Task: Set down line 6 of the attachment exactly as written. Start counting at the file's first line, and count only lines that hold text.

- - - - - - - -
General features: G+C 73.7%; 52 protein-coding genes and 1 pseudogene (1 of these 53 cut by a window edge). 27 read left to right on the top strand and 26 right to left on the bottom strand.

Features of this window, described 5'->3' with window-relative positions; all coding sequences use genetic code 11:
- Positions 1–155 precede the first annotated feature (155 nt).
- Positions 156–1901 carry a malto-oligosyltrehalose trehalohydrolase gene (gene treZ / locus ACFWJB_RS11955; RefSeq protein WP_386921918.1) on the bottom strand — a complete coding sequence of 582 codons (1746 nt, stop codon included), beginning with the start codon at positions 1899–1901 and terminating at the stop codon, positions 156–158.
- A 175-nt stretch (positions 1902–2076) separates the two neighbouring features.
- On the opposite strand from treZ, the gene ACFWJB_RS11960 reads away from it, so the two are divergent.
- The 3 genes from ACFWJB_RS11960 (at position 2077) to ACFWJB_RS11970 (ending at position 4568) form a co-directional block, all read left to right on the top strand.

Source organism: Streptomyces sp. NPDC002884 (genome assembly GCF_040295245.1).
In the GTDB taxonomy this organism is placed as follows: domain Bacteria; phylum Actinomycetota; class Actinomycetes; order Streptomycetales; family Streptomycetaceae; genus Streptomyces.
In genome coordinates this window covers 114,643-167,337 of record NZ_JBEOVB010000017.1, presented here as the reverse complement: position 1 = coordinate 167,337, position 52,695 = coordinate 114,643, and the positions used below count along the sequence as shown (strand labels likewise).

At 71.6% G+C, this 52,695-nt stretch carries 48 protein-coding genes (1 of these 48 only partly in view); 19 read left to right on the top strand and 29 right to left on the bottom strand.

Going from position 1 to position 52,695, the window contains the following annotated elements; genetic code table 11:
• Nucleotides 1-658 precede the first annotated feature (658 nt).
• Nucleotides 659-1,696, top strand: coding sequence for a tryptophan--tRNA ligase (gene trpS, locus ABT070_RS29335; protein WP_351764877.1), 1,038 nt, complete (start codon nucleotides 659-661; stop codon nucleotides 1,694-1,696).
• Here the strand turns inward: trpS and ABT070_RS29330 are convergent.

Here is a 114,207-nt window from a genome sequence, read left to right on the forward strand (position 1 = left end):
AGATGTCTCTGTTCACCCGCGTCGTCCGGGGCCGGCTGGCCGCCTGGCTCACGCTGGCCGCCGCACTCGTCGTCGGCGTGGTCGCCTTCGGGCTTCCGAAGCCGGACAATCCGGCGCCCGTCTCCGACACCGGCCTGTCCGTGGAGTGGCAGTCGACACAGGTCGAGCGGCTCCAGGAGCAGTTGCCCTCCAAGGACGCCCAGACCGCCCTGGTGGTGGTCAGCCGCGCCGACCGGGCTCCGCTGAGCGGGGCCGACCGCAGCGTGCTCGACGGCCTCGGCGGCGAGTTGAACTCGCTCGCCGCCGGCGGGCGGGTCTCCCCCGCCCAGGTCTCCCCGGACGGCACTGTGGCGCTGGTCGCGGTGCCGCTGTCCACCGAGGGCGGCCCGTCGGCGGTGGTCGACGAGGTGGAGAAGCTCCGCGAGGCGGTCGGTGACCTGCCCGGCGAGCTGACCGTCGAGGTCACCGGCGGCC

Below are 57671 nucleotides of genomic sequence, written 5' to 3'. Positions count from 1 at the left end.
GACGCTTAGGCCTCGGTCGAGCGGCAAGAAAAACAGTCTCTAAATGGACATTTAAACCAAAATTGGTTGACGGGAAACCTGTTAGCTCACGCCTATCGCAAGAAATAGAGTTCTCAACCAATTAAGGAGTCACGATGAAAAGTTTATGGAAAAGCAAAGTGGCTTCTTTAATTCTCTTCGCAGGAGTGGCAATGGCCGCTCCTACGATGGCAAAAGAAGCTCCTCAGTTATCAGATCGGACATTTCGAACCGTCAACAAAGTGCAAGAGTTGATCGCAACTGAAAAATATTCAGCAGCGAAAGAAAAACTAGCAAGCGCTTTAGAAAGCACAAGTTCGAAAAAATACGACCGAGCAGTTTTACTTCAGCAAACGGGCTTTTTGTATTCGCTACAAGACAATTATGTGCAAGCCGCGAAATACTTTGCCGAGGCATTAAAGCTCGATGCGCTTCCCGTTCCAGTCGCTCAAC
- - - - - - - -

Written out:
- On the opposite strand from treZ, the gene ACFWJB_RS11960 reads away from it, so the two are divergent.